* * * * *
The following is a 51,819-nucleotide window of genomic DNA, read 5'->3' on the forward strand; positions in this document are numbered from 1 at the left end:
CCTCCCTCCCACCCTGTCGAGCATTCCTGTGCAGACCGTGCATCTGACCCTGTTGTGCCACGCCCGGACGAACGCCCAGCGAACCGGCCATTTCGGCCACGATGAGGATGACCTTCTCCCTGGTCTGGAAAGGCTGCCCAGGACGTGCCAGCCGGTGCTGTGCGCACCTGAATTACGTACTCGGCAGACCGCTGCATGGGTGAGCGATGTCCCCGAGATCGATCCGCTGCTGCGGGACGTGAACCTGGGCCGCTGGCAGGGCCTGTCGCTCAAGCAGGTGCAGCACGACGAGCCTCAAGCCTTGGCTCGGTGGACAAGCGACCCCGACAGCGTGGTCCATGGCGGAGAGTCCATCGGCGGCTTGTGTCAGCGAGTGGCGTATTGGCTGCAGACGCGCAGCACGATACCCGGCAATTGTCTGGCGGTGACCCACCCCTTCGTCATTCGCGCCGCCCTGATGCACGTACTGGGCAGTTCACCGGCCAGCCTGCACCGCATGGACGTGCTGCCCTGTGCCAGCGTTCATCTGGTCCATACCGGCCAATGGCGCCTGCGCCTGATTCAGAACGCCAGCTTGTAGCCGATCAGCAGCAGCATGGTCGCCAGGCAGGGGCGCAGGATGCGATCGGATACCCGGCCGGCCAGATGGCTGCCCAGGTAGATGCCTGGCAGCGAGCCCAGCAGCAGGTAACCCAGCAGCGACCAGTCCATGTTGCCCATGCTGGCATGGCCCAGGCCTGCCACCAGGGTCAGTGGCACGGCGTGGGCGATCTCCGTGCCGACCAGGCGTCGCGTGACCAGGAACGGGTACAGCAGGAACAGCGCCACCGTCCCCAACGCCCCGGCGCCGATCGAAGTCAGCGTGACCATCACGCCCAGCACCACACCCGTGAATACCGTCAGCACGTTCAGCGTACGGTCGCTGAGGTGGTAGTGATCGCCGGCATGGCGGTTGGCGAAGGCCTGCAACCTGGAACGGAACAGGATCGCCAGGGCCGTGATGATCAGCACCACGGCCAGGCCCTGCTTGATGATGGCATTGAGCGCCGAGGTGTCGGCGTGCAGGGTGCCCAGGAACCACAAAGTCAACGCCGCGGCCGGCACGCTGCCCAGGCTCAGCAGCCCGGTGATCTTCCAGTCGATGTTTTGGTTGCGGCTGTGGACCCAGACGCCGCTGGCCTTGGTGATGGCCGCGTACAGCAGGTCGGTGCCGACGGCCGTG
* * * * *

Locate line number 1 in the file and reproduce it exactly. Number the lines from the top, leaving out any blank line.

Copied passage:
The following is a 51,819-nucleotide window of genomic DNA, read 5'->3' on the forward strand; positions in this document are numbered from 1 at the left end: